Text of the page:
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IC7000 display protocol

by datacop last modified Apr 16, 2012 09:07 PM
reversed display protocol of an Icom IC7000 amateur radio transceiver, for separating transceiver and head unit, e.g. remote stations

About

In 2011 I started reverse engineering the serial protocol of the ICOM IC7000 Amateur Radio Transceiver, which is used between the display and the transceiver unit.

The aim of this project is being able to detach the display unit from the radio unit and using it as a remote station, where the display unit is communicating with the TRX over network/Internet.

This is work-in-progress.

Hardware

The IC7000 uses a proprietary 10-pin connector between TRX and display unit.

pinout:

IC7000 display unit pinout

LRXD, LRXD (and GND) are used for 3,3V TTL asynchronous serial communication, using 19200, 8N1.

Framing

Both the display unit and radio unit are sending their data in binary frames

  1. starting delimiter (0xfe)
  2. comand-id (byte)
  3. variable-length payload (if any)
  4. end delimiter (0xfd)
SD (0xfe) CMD payload ED (0xfd)

Display Commands

These are the commands I discovered:

keep-alive (0x14)

Every ~200ms the display sends a keep-alive package without payload to the TRX. Without this, the TRX automatically switches off.

SD (0xfe) 0x14 ED (0xfd)

button sets

There are 4 different button set commands, each one has 1 byte payload, where each bit represents one button. (1 = pressed, 0 = released)


0x80
0x40
0x20
0x10 0x08
0x04
0x02
0x01
0x00 -
BAND_DN BAND_UP SPCH
TS
TUNER/CALL CLR
SET
0x01 MODE P.AMP/ATT MENU_UP MENU_DN F1
F2
F3
F4
0x02 NB/ADJ NR/LEV MNF/ADJ ANF/REC -
-
-
-
0x03 MIC Cable - phones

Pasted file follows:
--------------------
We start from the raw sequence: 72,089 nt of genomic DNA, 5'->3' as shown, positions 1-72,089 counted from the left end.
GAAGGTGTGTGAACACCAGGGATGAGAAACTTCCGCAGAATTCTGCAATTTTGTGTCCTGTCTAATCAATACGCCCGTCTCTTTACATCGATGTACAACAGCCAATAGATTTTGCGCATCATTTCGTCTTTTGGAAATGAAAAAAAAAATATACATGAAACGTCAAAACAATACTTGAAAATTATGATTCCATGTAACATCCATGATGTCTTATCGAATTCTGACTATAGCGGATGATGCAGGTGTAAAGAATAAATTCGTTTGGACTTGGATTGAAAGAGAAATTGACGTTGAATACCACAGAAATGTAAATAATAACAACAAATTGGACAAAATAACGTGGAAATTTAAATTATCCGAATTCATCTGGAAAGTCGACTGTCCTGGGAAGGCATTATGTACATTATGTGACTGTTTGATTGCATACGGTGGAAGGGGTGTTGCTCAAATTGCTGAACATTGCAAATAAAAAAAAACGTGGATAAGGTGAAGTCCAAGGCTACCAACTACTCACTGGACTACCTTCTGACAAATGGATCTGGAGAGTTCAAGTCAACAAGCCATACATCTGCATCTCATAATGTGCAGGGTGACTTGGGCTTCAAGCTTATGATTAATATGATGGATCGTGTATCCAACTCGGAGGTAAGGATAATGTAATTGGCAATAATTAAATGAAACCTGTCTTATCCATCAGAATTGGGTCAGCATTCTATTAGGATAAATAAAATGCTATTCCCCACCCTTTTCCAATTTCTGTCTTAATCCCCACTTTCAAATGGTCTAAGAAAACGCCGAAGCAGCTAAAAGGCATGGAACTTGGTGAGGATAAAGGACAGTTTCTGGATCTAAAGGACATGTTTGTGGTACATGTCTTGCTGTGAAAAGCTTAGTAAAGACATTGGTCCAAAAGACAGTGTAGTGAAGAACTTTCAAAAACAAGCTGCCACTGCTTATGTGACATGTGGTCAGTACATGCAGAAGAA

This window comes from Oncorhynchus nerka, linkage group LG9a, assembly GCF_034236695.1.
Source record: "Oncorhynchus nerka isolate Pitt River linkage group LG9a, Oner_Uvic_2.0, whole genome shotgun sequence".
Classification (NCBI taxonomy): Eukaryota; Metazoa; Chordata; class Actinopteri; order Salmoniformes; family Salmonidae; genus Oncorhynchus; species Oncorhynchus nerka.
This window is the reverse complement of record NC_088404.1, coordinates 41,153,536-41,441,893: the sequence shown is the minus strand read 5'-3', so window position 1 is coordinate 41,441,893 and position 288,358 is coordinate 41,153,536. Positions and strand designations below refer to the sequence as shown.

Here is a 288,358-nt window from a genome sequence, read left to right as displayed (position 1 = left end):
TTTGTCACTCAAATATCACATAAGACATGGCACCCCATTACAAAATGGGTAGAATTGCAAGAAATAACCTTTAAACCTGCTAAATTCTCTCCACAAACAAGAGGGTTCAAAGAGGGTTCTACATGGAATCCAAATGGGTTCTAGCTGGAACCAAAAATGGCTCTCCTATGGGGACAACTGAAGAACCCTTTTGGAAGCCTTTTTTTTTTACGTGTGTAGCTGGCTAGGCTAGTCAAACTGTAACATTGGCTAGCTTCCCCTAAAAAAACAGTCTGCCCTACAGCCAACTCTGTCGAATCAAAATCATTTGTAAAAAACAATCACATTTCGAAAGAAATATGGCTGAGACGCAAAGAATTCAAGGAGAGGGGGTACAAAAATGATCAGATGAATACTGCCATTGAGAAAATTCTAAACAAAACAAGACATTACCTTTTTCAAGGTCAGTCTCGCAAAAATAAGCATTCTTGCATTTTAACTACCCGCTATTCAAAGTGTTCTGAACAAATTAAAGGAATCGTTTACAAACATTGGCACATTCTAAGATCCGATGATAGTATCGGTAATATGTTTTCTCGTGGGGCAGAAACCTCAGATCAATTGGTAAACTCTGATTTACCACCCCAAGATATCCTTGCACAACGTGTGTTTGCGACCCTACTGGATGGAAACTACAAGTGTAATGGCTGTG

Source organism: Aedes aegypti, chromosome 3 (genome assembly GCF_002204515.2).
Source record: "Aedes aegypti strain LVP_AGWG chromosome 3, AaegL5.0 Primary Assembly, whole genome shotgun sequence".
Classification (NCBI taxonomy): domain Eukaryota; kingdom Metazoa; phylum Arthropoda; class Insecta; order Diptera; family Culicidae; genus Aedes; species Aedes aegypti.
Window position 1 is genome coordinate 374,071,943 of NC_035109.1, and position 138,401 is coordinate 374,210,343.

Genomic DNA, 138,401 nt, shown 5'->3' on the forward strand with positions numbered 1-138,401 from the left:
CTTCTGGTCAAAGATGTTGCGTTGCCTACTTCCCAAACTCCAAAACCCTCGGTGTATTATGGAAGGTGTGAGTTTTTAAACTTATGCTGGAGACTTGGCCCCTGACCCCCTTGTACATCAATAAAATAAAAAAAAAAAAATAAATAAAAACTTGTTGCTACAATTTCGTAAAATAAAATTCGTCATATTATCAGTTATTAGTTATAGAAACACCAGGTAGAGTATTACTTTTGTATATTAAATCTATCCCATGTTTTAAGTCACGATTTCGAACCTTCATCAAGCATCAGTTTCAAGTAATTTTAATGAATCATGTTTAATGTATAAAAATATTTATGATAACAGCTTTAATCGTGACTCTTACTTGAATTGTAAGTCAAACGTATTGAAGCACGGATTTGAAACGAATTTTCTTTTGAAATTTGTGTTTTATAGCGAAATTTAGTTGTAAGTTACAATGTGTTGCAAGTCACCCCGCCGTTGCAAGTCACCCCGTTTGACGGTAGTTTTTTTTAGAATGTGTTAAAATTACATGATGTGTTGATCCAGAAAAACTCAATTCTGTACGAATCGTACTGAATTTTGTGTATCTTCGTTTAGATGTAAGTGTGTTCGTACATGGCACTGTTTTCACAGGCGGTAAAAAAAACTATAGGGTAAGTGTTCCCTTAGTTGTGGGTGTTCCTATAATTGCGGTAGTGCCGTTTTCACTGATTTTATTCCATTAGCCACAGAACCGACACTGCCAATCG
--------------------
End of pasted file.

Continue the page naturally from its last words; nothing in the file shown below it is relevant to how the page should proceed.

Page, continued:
PTT - ?? (dail?) - MIC Button

rotary encoders

there are basically 3 different kinds of rotary encoders:

  • the frequency dail
  • binary rotary encoders (PBT/M-ch and RIT)
  • volume and squelch knobs
IDcommandpayload
0x07 main dail 2 or 3 bytes
0x0a PBT/M-ch 1 or 2 bytes
0x0b RIT 1 or 2 bytes
0x0c AF 1 byte
0x0d RF/SQL 1 byte

volume and squelch knobs (0x0c, 0x0d)

those are the pretty easy, the payload is just a 1-byte encoded (analog) value, 0-255.

binary rotary encoders PBT/M-ch and RIT (0x0a, 0x0b)

the encoding of this is a bit weird, this is basically a round-robin 8-bit unsigned integer with a default value of 0 after power up.

If the first byte would get bigger than 240 a second byte gets added with a value from 1-15 and the first byte is 255.

Don't ask me why this is implemented like this, I've got no idea.
(If you know why please contact me)

small python function for decoding:

def decode_multibyte(bytes):
val = bytes[0]
if len(bytes) == 2:
val += bytes[1]-15
return val

 

main dail (0x07)

this is almost like binary rotary encoders, except that the first byte is the high byte of a 16-bit integer.

def decode_dail(bytes):
val = (bytes[0] << 8 ) + decode_multibyte(bytes[1:])
return val

 

mic data (0x0e)

This packet represents data from the MIC connected to the display unit.
I'm not sure if the payload data is directly passed from the MIC IC to the TRX, I haven't looked into this yet.

startup (0xf0)

The display unit sends 0xf0 requests (no payload) after powering up to tell the TRX that it's ready to receive data. Those requests are sent periodically until it receives a startup frame (also 0xf0) from the TRX.

startup ACK (0xf1)

The display answers with 0xf1 (no payload) after it successfully received a startup frame (0xf0) from the TRX.

unknown commands

0x19
I received this frame with payloads 0x00, 0x40 and 0x43, I've got no idea what this should be.

TRX commands

LCD flicker (0x09), contrast (0x12) and unit brigth (0x17)

encoded like the binary rotary encoders PBT/M-ch and RIT with 1-2 bytes payload, value range 0-255.

LEDs (0x18)

the CLR, TX and RX LEDs on the display unit are binary encoded, 0x00 is all off.

Bit 0x80 (8) 0x20 (6) 0x10 (5)
LED CLR TX RX

LCD Bright (0x1a, 0x1b)

TODO

Backlight Switches (0x1c, 0x1d)

TODO

startup (0xf0)

same as display, display unit answers to this with the startup ACK (0xf1).

There is also an initialization string which seems to be always the same (at least for my TRX, I didn't have time yet to compare it to a 2nd unit.)
TODO

 

And now?

I started writing a script that spoofs the display unit to an attatched TRX unit, but I didn't have time yet to finish it.